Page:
Many blessings to you and yours.  Merry Christmas!
Just, Margaret

Wednesday, December 24, 2008



Its a family tradition to wake up on Christmas Eve and sneak up on the rest of the family to whisper or shout the above statement in their ear.  I think it began with my dad's family and I don't think its just some crazy "Bagwell" thing... let me know if your family plays this game too.  I remember taking part well forever.  Its not Christmas without the Christmas Eve Gift.  The consequence for hearing Christmas Eve Gift prior to uttering the words yourself is that you must give a small gift to that person.  Usually we just give each other a candy bar, ect.  This year for the first time ever I hope everyone says it to me first... I've got these great chocolate bars from England for their gifts.  It will be hard to resist the urge to say those three little words though... so far I've just been hiding out in my room.  [smile]

Just, Margaret

Tuesday, December 23, 2008

Nine Ladies Dancing

The surprise worked.  In fact I think Blair was actually stunned, she just stood there for a minute with this dumbstruck look on her face.  I'm so glad I went early... I pulled off a surprise, got to see an old friend, spend a few extra hours with The Nine, and *drum roll please* got to eat in my favorite place in LaGrange- Peking.  [yummy] Peking is our college place... feels like it never changes, in a good way.    

Later Friday night and then Saturday morning the rest of the girls began to arrive.  Everyone was able to come this time.  And to quote Megs, "this was the best gathering since college we've had yet!"  Full disclosure:  She says that every time we get together.  But this time I kinda think she might have been right.  We ate great food (really phenomenal- I'll work on posting some of the recipes later), enjoyed fellowship time, and exchanged thoughtful ornaments in three beautiful homes (Megs, Katie, and Noelle all have homes within a block of each other- perfect for our progressive dinner).  The ornament exchange was so fun and its strange how even when we draw names the right person always seems to receive the right ornament.  Before the meal, some of us got a chance to walk around our college campus again... it's only about a mile from "the Nine compound." [smile]  We even happened to run into our freshmen year dorm RD, Ms. Kirby, who let us revisit our old haunts.  All around the best day and a half I've had in a long time.  It sounds so corny, but sometime you really do need to go "where everybody knows your name."  On the way back home Saturday night I was listening to a new mix tape Blair had given each of us and when this song "You don't know me at all" started to play I realized that if you count "The Nine" as one entity I can count on two hands the number of people who actually really know me.  And I'm so grateful for the time I can spend with them.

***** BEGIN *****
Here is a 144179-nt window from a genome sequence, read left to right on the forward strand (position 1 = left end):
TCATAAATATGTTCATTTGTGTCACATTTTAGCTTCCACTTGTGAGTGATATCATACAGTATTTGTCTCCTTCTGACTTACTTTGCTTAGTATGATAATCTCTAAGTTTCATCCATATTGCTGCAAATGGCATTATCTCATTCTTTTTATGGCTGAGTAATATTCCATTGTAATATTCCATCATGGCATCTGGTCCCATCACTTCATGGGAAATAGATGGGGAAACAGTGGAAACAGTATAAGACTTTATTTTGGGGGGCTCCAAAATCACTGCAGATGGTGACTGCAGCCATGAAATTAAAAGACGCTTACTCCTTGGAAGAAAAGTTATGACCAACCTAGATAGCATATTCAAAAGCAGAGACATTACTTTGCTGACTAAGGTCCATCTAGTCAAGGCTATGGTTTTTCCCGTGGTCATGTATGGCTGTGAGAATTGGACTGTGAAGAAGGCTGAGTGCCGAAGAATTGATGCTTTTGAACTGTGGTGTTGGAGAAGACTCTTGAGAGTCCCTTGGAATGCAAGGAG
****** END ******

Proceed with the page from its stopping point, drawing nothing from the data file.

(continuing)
Thanks to the appendages for taking photos... yes we call husbands of the Nine "the appendages."  Now that I think about it we kinda have our own language.  Maybe we should publish a dictionary. [smile]

If you want to get some perspective on the weekend or just see more photos, check out these other blog posts:  Blair (December 2oth and 21st) and Katie.

Just, Margaret

Friday, December 19, 2008


I scheduled this post earlier today so I wouldn't blow the surprise.  Decided to head over to LaGrange early for an extra night in town with my best friends, aka The Nine.  Instead of emailing or phoning (I actually don't have a phone on this side of the Atlantic any more anyway) I decided to simply show up at our favorite place.  Picture their surprised faces and all the awesome hugs exchanged.  Oh I can't wait. [smile]  Let you know how the reunion goes at the first of next week when I will hopefully have at least one new group photo to share.  

Just, Margaret 

Wednesday, December 17, 2008


It is 6AM in Georgia and I'm awake... wide-no-going-back-to-sleep-right-now awake.  Serves me right I guess for taking naps yesterday and in general not doing anything except relaxing.  [smile]  Since I'm awake and the rest of the house is still cloaked in that deep total darkness that comes just before morning is about to break, I decided what better thing to do than write.  Plus I thought of a really fun thing to share... you may remember mid-term I added a slide show application to the side of my blog titled "Found Items-Coming Soon."  Well before I could take the photos and load them up ex cetera, my life became super busy.  Now my life isn't super busy, so I'll share about what was (possibly is) going to occupy that space.